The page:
“Me and Earl and the Dying Girl” turns teen movie cliches on their head

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Greg, the teenage boy in “Me and Earl and the Dying Girl” skates across the surface of high school life without causing a ripple.

ame&earlHe is on nodding terms with all the cliques, but is a party of one.

He even calls his best friend Earl – collaborator on the short films they’ve been making since they were kids – his “co-worker.”

But when his mother forces him to befriend a classmate diagnosed with leukemia and whom he hardly knows, the experience deepens his worldview even as it darkens it.

While it confirms his theory that the more involved you become with others the greater the chance of hurting them or yourself, it also works like chemotherapy, introducing empathy into his life drip by drip.

This witty indie is emotionally touching without being maudlin or sentimental and is the wry antidote to the similarly themed tear-jerker “The Fault In Our Stars.”

Its combines oddly shaped set pieces and an off-beat style. There are chapter headings; voice overs; clips from classic art house films like “Aguirre: Wrath of God”; short films made by Greg and Earl; a working class Pittsburgh setting; and Greg, the shaggy-haired, rubber-faced protagonist in a “Nosferatu” t-shirt – the “Me” of the title – played by Thomas Mann.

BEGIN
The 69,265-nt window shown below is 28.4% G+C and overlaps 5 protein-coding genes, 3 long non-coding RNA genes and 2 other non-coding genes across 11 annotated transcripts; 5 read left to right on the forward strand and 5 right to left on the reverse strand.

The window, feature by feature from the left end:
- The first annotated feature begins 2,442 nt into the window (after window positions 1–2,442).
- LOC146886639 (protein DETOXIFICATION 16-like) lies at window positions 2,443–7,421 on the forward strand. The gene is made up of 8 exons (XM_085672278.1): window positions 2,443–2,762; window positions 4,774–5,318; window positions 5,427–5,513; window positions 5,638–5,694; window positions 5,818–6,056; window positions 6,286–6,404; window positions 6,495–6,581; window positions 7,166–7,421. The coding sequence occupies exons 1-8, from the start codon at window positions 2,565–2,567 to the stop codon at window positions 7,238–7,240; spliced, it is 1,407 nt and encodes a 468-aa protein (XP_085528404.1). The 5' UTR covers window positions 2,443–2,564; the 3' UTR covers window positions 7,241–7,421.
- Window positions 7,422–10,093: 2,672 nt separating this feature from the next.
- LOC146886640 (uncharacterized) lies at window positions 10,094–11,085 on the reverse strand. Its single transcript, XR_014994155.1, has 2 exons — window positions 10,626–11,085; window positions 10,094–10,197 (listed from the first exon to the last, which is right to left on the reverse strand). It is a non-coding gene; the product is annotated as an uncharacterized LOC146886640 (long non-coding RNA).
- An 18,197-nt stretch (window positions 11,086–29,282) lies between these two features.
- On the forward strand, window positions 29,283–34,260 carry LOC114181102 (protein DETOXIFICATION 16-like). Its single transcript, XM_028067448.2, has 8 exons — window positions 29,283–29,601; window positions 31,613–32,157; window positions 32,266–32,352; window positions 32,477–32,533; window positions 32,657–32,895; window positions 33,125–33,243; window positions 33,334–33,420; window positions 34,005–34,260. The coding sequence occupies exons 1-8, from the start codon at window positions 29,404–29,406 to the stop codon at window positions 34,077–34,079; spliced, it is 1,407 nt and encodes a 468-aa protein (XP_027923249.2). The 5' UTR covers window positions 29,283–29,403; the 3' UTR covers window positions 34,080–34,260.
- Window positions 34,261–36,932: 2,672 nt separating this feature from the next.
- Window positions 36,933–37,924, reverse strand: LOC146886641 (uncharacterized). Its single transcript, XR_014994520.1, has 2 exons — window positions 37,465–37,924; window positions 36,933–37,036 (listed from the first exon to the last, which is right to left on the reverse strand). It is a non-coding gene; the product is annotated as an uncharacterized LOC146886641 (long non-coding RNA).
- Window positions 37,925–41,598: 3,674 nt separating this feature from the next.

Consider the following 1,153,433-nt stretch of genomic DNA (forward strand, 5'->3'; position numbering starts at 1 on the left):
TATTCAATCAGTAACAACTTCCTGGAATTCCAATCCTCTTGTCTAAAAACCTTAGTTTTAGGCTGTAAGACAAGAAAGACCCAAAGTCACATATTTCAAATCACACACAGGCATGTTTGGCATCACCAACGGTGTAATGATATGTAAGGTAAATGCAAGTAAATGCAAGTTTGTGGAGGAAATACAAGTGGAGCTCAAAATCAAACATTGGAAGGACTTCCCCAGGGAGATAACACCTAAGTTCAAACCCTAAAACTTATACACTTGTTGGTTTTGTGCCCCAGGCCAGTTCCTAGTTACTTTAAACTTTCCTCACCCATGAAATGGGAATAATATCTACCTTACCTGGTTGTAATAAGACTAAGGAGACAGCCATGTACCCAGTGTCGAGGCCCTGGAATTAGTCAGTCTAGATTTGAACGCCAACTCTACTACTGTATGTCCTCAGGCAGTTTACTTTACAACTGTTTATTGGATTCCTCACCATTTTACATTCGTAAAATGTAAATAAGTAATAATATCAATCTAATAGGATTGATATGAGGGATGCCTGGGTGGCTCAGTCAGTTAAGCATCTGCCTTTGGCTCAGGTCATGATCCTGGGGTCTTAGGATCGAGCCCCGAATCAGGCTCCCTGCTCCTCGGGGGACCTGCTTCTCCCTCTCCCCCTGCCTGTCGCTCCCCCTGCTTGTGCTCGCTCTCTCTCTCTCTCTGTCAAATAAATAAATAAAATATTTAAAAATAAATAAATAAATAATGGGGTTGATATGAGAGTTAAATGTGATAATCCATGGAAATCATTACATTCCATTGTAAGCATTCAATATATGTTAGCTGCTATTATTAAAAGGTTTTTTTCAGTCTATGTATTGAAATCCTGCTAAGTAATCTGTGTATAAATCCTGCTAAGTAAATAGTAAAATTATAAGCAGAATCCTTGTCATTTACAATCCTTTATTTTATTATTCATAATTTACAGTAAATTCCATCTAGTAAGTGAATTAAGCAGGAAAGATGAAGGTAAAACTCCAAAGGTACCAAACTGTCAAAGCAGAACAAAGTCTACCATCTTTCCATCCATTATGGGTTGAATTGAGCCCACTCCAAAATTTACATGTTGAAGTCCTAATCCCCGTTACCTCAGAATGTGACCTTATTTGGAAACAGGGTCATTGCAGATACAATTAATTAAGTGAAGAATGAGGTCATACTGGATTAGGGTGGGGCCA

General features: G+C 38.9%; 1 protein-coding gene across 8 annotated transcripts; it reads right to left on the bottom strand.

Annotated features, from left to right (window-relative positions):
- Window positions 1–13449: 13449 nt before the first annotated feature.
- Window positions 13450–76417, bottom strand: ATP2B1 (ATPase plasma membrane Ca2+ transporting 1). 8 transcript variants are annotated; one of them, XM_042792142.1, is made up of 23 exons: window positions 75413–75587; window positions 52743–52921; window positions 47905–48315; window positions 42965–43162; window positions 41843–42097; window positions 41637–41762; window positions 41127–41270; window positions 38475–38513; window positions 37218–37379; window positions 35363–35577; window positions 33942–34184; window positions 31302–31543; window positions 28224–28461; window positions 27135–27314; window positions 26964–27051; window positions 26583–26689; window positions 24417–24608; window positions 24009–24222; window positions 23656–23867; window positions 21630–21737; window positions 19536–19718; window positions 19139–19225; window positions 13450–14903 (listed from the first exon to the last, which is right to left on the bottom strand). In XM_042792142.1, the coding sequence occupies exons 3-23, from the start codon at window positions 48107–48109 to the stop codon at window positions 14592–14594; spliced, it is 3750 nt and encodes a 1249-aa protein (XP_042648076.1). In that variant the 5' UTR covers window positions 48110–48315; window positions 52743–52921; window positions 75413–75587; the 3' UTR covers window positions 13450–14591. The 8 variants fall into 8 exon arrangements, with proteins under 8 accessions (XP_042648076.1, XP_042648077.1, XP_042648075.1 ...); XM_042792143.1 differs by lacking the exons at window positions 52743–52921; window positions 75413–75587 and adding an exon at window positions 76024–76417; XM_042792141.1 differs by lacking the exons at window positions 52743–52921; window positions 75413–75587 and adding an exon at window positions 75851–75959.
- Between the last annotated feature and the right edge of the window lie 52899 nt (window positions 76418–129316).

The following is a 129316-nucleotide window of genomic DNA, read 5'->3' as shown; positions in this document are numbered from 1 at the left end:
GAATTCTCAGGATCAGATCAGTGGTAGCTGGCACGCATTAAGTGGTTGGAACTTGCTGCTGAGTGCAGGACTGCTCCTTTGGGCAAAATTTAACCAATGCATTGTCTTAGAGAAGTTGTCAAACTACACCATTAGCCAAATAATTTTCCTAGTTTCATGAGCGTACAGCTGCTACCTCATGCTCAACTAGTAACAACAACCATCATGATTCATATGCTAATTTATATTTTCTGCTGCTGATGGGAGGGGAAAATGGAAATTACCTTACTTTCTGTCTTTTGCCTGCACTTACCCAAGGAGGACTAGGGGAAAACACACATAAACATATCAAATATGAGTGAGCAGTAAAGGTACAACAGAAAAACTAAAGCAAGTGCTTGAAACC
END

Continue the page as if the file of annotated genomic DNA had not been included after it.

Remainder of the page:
RJ Cyler is the no-nonsense Earl and the dying girl is played by Olivia Cooke, who spends most of the film trying to make the socially awkward Greg feel better about himself. Nick Offerman, Connie Britton, Molly Shannon and Jon Bernthal, of “The Walking Dead” offer adult supervision, of a sort.

Director Alfonso Gomez-Rejon directed episodes of “Glee” and “American Horror Story” and was second unit director on “Argo” and “Babel.” “Me and Earl,” which won the Grand Jury and Audience awards at the Sundance Film Festival, may have its roots in his work on the teen cancer series “Red Band Society.” It was adapted by Jesse Andrews from his book.

While it flirts on teen movie genre clichés – “accidental” drug scene, bullies, cute popular girl – it also turns them on their head. It’s lasting power and real value is in Greg’s discovery that life is a team sport and others run interference for us, and we for them, in ways we don’t realize.

*** Three stars

With Thomas Mann, RJ Cyler, Olivia Cooke, Nick Offerman, Connie Britton, Molly Shannon, Jon Bernthal, Katherine C. Hughes. Proeuced by Jeremy Dawson, Dan Fogelman, Steven M. Rales.

Written by Jesse Andrews. Directed by Alfonso Gomez-Rejon.

PG 13; sexual content, drug reference, language.

Approximate running time: 105 minutes.

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